Eric Joseph Tirado's life was spared last night when a Howard County jury sentenced the killer of Maryland State Police Cpl. Theodore D. Wolf to life in prison without parole for his first-degree murder conviction.
In work sheets compiled during deliberations on the fate of the New York defendant, the jury of seven men and five women said that one or more of the jurors believed Tirado should receive "mercy and that they believed he showed remorse and he had a prior good life."
Virginia Wolf, widow of the 40-year-old state trooper, said after the decision that "it was hard for [the jurors], but at least he cannot be paroled."
During the sentencing, Tirado kept his head down and appeared to bite his lower lip when his fate was read aloud by a court clerk.
Before the jury made up its mind, a sobbing, barely audible Tirado pleaded yesterday with a Howard County jury to spare his life.
"I don't want to die. I don't want to put my family through the pain," Tirado said.
Tirado, 27, a New York City police academy dropout from the Bronx, was convicted July 18 of first-degree murder by the same Howard County jury for shooting Corporal Wolf to death last year.
The jury of seven men and five women began deliberating at 12:48 p.m. yesterday whether Tirado should get the death penalty, life in prison with no chance of parole or a life sentence carrying at least 25 years in prison.
Tirado, reading from handwritten notes, expressed "shame and regret" for the murder and told the jury he was "not a bad person. I beg you not to sentence me to death."
Walking awkwardly to the defense table afterward, he muttered, "God help me." He then sat with head bowed, referring to a pocket-sized New Testament from time to time.
Tirado said he was sorry for hurting his family. The convicted murderer, who has been jailed 16 months while awaiting trial and sentencing, said he had not seen his 2-year-old son E. J. for more than a year until the boy was in the courtroom Friday when Tirado's family members and estranged wife testified. "He doesn't even know me," he said.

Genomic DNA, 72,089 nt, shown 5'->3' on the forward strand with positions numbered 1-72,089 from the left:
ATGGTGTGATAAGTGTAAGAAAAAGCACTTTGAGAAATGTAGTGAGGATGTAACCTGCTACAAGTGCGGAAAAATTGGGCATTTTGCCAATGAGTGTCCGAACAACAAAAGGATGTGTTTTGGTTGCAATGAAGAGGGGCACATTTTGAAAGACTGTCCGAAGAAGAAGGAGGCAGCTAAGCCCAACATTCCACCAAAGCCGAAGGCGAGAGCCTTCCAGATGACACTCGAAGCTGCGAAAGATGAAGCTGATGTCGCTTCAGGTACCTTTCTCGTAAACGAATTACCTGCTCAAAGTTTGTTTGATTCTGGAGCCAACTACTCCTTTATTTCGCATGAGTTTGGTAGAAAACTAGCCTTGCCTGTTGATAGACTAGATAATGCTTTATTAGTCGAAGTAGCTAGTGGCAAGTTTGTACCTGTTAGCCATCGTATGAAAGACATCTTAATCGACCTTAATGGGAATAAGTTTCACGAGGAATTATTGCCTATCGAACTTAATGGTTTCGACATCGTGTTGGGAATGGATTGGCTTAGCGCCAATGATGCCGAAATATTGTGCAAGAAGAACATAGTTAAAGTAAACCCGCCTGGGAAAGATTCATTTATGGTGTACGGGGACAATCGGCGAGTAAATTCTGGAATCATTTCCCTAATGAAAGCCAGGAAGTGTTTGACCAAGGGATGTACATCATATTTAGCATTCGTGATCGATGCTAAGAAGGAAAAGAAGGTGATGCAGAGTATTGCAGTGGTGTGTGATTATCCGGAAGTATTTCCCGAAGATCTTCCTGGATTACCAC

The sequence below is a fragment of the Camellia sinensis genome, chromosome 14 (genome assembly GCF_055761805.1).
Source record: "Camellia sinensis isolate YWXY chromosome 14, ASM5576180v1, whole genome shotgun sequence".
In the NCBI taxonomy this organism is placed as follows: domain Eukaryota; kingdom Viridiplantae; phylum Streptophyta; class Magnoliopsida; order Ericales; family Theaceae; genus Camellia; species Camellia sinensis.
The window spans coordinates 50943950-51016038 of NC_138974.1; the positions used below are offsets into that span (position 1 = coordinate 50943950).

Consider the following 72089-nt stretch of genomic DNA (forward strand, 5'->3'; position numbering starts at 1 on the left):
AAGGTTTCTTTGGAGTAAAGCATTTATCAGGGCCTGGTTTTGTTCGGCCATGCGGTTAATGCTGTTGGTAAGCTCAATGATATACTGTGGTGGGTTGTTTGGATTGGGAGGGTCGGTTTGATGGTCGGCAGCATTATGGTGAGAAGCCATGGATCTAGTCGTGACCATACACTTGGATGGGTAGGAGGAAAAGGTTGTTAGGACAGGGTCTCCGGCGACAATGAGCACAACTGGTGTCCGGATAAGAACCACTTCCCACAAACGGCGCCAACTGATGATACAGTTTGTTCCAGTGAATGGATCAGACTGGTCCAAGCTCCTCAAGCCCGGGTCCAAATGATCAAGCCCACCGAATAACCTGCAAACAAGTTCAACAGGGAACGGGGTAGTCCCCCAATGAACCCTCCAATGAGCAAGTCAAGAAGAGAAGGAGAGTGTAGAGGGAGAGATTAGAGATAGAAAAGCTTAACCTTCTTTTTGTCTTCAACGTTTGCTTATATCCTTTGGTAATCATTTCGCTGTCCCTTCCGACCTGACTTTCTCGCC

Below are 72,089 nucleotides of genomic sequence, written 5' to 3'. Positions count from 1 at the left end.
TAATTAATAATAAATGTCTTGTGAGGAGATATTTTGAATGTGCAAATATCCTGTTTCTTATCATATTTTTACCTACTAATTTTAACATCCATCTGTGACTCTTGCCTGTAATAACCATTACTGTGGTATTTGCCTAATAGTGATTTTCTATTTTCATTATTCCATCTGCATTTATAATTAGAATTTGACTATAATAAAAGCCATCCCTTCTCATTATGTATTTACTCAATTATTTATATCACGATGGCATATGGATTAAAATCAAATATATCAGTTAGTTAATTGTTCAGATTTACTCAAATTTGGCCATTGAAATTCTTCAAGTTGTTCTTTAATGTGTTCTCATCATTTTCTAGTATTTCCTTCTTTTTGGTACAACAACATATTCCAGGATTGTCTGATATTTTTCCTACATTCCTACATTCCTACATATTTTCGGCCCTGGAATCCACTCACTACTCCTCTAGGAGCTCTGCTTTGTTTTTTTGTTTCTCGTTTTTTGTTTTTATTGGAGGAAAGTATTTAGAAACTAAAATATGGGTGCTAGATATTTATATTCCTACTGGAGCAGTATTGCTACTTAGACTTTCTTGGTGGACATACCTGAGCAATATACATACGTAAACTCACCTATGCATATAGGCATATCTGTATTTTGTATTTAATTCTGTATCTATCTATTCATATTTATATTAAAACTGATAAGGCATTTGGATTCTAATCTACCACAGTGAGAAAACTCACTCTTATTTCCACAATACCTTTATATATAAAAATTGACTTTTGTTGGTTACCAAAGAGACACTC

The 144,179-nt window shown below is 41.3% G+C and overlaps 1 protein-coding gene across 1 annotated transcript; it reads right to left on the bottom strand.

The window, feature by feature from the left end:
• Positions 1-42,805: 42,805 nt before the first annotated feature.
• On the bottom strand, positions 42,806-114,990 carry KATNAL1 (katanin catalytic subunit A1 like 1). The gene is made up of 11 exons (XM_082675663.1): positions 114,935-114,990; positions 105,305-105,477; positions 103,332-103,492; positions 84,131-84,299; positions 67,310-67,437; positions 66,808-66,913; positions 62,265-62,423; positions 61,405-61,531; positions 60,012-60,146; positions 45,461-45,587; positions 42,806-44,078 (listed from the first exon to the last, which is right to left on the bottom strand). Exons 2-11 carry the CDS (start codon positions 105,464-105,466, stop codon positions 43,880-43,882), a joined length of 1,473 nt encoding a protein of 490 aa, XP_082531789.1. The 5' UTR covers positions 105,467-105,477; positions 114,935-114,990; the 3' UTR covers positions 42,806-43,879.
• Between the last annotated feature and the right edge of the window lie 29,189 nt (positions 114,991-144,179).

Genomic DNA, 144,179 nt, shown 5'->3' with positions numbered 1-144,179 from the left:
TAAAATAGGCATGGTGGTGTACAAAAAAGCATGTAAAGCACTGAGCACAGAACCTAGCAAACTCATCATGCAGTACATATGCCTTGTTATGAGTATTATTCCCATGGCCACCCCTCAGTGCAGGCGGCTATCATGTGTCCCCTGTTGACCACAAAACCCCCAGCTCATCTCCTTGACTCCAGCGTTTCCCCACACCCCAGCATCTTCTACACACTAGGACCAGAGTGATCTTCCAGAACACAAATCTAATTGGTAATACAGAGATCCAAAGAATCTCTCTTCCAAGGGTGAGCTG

As Tirado spoke haltingly about hoping to become "a better person," Mrs. Wolf sat in the first row with her arm around one of her sons, 13-year-old Nick.
Her victim-impact statement was read to the jurors later by prosecutor Michael D. Rexroad.
"Eric Joseph Tirado has been convicted of the slaying of my husband," her statement said. "Consider also the sentence which Eric Joseph Tirado has imposed upon me and upon my children -- an irreversible, irrevocable lifetime sentence of grief, sorrow and heartache."
Mrs. Wolf's statement said she wonders "if there will ever come a time when a song on the radio or a TV commercial or a phrase in someone's conversation will not trigger a bittersweet memory, reducing me to tears or sending me to the depths of depression.
"I wonder if I will ever be able to look forward to happy events in the future without having them overshadowed by sadness from the past. How will I survive my sons' graduations and weddings and grandchildren without Ted there to share my happiness and pride, when I still cannot face celebrating even a single holiday at home?"
The prosecution pressed for the death penalty. Mr. Rexroad told the jurors "this is not just a murder -- it is an assassination." He showed the jury a close-up color photo taken of Corporal Wolf shortly after he was shot in the mouth by a .357-caliber Magnum handgun.
"Tears will not absolve Eric Joseph Tirado of this crime," Mr. Rexroad said. "He will not go one on one with the family and friends of the police officer and the hundreds of thousands who have shed tears in this case."
The prosecutor said that several weeks after Corporal Wolf was murdered during a 3:30 a.m. traffic stop March 29, 1990, on Interstate 95 near Jessup, Tirado "bragged" of the killing to a key state witness, Edgar Duvarie, a former co-worker and friend of the defendant.
The defense argued that the jury should show mercy and return with a sentence of life without parole for Tirado.
"Please end it there and don't give the death penalty," pleaded the defense attorney, Mark Van Bavel. "You can't go back and bring Ted Wolf back. He [Tirado] is sorry and remorseful.
"What good is it is going to do to kill him? . . . You can mete out a punishment without killing him. Leave a piece of him behind the cement and iron bars for those who love him -- his family, son and others," the defense lawyer urged.
Referring to the tear-filled testimony of Tirado's family members Friday, Mr. Van Bavel noted that his family "has been down here steadily. They know he got in trouble, but they love him. They are asking you to let him live so they can still hear his voice, read a letter from him or visit him" in prison.
Mr. Rexroad, who gave the state's closing argument, challenged the notion that Tirado should be granted mercy. Showing the jurors a picture of the trooper's fatal gunshot wounds, the prosecutor argued:
"How dare they employ your sympathy when Eric Joseph Tirado did this? When he fired a second shot in the side of Ted Wolf's head, did he dare consider mercy? Did he call the ambulance after he shot the trooper? No, he fled like a coward from the scene."